Supreme Court nominee Brett Kavanaugh testifies before the Senate Judiciary Committee on Capitol Hill in Washington, Sept. 5, 2018, for the second day of his confirmation hearing to replace retired Justice Anthony Kennedy.
Supreme Court nominee Brett Kavanaugh testifies before the Senate Judiciary Committee on Capitol Hill in Washington, Sept. 5, 2018, for the second day of his confirmation hearing to replace retired Justice Anthony Kennedy.

The woman who has accused Supreme Court nominee Brett Kavanaugh of sexual misconduct has come forward with her allegation.

Christine Blasey Ford, professor at Palo Alto University in California, told the Washington Post that she feared for her life during the attack.

"I thought he might inadvertently kill me," Ford the newspaper in an interview published Sunday.

Ford said the incident took place at a party in Maryland in the 1980s when both she and Kavanaugh were in high school.

She said a Kavanaugh and a friend cornered her in a bedroom where Kavanaugh threw her down on a bed and tried to remove her clothes. She said both boys were "stumbling drunk.''

Kavanaugh has denied any wrongdoing.

"I categorically and unequivocally deny this allegation," he said in a statement last week. "I did not do this back in high school ore at anytime. "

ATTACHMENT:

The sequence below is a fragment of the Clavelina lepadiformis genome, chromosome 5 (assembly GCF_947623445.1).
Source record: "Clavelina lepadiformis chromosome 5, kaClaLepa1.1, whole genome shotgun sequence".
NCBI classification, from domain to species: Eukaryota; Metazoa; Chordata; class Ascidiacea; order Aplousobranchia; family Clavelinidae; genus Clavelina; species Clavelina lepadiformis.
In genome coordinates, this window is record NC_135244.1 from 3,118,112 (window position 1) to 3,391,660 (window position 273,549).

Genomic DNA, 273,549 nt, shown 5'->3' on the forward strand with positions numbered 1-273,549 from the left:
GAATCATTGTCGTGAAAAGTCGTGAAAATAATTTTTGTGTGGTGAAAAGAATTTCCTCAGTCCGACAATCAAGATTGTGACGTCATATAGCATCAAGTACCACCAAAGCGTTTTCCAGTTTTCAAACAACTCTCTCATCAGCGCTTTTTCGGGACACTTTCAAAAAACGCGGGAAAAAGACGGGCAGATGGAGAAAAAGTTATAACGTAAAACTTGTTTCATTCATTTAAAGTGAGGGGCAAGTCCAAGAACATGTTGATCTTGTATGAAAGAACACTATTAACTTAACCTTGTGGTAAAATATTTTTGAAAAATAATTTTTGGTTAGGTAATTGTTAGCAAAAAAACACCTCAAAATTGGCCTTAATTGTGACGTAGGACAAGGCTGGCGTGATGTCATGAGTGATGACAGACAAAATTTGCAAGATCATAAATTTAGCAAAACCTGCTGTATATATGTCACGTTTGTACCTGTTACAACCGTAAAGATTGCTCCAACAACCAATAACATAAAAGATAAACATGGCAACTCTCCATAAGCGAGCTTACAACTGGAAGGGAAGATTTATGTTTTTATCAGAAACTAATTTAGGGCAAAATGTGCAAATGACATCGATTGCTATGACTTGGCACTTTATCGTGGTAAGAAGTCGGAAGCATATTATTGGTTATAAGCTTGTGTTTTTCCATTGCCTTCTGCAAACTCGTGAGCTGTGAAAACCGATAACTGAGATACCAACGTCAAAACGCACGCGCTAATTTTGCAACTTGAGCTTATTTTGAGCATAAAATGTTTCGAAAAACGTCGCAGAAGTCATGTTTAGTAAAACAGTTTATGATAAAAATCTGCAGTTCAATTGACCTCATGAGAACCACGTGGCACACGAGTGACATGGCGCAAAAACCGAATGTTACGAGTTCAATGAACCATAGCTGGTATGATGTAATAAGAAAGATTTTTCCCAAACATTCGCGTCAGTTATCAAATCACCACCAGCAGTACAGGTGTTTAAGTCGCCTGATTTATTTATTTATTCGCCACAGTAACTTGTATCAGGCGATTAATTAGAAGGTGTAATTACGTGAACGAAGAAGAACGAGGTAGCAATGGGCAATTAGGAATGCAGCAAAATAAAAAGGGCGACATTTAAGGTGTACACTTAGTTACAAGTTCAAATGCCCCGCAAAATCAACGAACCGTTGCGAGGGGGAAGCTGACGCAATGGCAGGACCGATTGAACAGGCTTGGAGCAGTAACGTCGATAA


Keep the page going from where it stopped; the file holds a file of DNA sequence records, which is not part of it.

Ford says she didn't talk about the incident until a couples therapy session with her husband in 2012.

Democratic lawmakers have voiced doubt the allegation will derail the nomination.

But Senator Dianne Feinstein, the senior Democrat on the Judiciary Committee said Kavanaugh's nomination process should be put on hold until the FBI completes its investigation of the allegation.

"I support Mrs. Ford's decision to share her story, and now that she has, it is in the hands of the FBI to conduct an investigation. This should happen before the Senate moves forward on this nominee," Feinstein said in a statement released Sunday.

Senate Minority Leader Chuck Schumer also called for a delay in the confirmation process while Ford's allegations are investigated.

"To railroad a vote now would be an insult to the women of America and the integrity of the Supreme Court," he said in a statement.

The Washington Post reports that Republicans on the Senate Judiciary Committee indicated Sunday that they would move forward with a vote on Kavanaugh's confirmation this week.

Kavanaugh, 53, is a federal appeals judge in Washington. President Donald Trump nominated him in July to replace retiring Justice Anthony Kennedy on the U.S. Supreme Court.

The Senate Judiciary Committee is expected to vote on Thursday.